Most everyone loves the taste of fat foods! And current scientific evidence is clear – there are good fats and bad fats. So, the fat in foods is not just about whether or not it’s "fattening."
All fats, the good, the bad and the ugly, affect your heart in one way or another. Food fat either contributes to a happy healthy heart or causes heart failure and death – it’s your choice!
And some of the good healthy fats can even help you to lose weight.
If you're having trouble digesting some of the bad fat, good fat, food fat details, you're certainly not alone. Although there's still plenty of good fat vs bad fat, food fat confusion, scientists now realize that there are both extremely healthy fats as well as extremely unhealthy fats.
What are Good Fats vs Bad Fats?
It’s no wonder you’re confused. After all, too much saturated fat or any trans-fat at all in your diet is clearly a disaster waiting to happen. While on the other hand, the good healthy "essential" fatty acids are necessary for optimum physical, mental and emotional health.
So, to clear up the fat food confusion, here's your list of good fat, bad fat, food fat facts:
Trans Fatty Acids,
These are the real bad fat boys. Since trans-fats have been shown to raise artery-clogging LDL (bad) cholesterol and cause breast cancer, they should be totally eliminated from your diet.
Trans-fats are created when processed vegetable oils are hydrogenated or partially hydrogenated. Food sources include candy, cakes, pies, cookies, pastries, crackers, cereals, deep fried foods, fatty meat from beef and sheep, soups, margarine and some salad dressings.
Even though saturated fat can be beneficial in small amounts and add flavor to foods, in large quantities saturated fat has been shown to clog arteries and cause other cardiovascular health problems. So saturated fat should make up no more than about 10% of your calorie intake.
Saturated fat comes mainly from animal foods like beef, pork, lamb, butter, cheese, cream and other full-fat and low-fat dairy products. It's also found in tropical palm and coconut oils.
These are the source of essential fatty acids. They used to be ranked highest on the food fat list. But now that fat is better understood, polyunsaturated fats are known to be a mixed bag.
The reason is clear. Now days most people get far too much of the non-nutritious polyunsaturated omega 6 fat from highly refined purified vegetable oils. This throws off their optimum balance of omega 3 fatty acids compared to omega 6 fatty acids.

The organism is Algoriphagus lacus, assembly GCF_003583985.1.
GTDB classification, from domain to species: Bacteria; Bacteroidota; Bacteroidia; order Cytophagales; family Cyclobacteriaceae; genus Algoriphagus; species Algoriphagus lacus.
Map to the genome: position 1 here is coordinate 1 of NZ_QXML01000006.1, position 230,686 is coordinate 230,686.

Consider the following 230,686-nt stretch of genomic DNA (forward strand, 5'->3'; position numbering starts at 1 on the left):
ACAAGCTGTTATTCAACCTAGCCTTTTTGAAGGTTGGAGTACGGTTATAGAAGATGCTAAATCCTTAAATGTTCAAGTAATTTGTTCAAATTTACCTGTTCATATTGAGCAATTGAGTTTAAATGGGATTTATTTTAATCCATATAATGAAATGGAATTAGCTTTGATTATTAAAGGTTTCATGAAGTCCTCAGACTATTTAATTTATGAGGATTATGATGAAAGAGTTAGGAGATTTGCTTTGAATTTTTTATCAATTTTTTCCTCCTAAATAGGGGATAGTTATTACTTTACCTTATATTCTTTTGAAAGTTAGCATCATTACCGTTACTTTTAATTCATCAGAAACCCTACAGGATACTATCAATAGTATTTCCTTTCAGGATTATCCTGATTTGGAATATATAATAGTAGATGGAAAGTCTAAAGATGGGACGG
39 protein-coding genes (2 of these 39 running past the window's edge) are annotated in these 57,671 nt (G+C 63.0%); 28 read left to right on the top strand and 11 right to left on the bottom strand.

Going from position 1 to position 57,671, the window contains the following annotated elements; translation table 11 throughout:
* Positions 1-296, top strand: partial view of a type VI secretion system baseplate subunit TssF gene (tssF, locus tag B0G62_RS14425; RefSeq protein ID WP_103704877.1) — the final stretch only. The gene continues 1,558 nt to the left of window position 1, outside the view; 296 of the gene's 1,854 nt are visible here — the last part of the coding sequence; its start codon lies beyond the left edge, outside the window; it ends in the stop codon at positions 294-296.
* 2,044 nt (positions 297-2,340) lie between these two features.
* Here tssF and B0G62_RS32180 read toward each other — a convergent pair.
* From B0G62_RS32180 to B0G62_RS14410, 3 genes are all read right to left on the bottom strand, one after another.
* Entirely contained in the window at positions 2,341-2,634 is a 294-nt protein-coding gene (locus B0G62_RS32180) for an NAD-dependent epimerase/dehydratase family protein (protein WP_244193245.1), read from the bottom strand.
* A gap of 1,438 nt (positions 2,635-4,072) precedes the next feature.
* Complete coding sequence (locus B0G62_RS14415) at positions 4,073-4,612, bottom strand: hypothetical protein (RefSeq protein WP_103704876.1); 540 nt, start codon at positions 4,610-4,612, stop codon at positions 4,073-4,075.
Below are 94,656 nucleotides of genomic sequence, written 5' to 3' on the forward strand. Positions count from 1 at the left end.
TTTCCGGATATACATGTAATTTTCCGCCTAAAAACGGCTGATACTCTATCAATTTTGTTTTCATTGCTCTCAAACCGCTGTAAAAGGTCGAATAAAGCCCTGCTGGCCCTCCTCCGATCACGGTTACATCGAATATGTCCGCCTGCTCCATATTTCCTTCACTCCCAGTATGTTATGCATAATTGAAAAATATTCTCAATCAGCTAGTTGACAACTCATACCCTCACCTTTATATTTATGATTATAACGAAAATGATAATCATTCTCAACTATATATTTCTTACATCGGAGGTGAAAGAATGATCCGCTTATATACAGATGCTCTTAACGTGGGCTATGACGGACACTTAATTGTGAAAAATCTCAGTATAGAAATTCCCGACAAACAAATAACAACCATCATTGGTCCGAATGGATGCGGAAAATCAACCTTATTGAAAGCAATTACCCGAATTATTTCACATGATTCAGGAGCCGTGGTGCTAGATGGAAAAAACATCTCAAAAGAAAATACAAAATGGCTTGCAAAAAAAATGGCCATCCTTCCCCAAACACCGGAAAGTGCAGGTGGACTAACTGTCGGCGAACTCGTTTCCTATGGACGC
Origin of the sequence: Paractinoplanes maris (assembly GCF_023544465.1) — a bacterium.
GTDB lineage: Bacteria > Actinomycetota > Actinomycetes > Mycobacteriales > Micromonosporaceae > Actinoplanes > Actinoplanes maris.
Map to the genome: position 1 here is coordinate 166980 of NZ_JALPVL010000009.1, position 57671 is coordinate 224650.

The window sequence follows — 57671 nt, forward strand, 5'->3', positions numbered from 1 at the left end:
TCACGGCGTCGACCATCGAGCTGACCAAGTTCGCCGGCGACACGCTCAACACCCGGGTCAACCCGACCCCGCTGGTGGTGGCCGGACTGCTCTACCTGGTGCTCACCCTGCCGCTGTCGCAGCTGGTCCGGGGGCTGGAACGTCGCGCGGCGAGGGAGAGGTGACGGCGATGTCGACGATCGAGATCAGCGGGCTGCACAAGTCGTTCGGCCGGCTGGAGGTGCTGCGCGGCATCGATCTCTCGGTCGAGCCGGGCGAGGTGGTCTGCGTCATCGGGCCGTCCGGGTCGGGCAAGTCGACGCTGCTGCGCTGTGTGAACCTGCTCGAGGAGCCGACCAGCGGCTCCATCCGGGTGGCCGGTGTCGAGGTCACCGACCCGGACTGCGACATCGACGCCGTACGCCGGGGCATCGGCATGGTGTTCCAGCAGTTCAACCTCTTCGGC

It's best to use monounsaturated olive oil for salads and cooking and get your omega 6 essential fatty acids from whole food sources. These include 100% whole wheat, brown rice and other whole grains, nuts, seeds and beans, especially soybeans, sunflower seeds and walnuts.
The monounsaturated fatty acids help protect you from heart disease by lowering bad (LDL) cholesterol and raising good (HDL) cholesterol. The best source is extra virgin olive oil. Other good sources include olives, almonds, peanuts, pecans, hazelnuts, avocados and pumpkin and sesame seeds.
Omega 3 with EPA and DHA
Even though it's technically polyunsaturated, omega 3 with EPA and DHA is considered to be in a class by itself. This is because of the exceptional omega 3 EPA and DHA health benefits, which include reducing your risk for depression, arthritis, heart disease, type 2 diabetes, some types of cancer and protection from many other painful and serious diseases.
The best sources of omega 3 with EPA and DHA are salmon, mackerel, herring, tuna, trout, anchovies and good quality omega 3 fish oil capsules.
Note: Plant sources of omega 3, like walnuts and flaxseeds, do NOT contain EPA and DHA.
Remember that all fats, good or bad, have 9 calories per gram. So even though omega 3 fish oil and olive oil are both great for your heart and bacon fat is terrible, each fat gram adds the same amount of calories. For my low-calorie omega 3 recommendation, go to the fish oil website.
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Note: The information contained on this website is not intended to be prescriptive. Any attempt to diagnose or treat an illness should come under the direction of a physician who is familiar with nutritional therapy.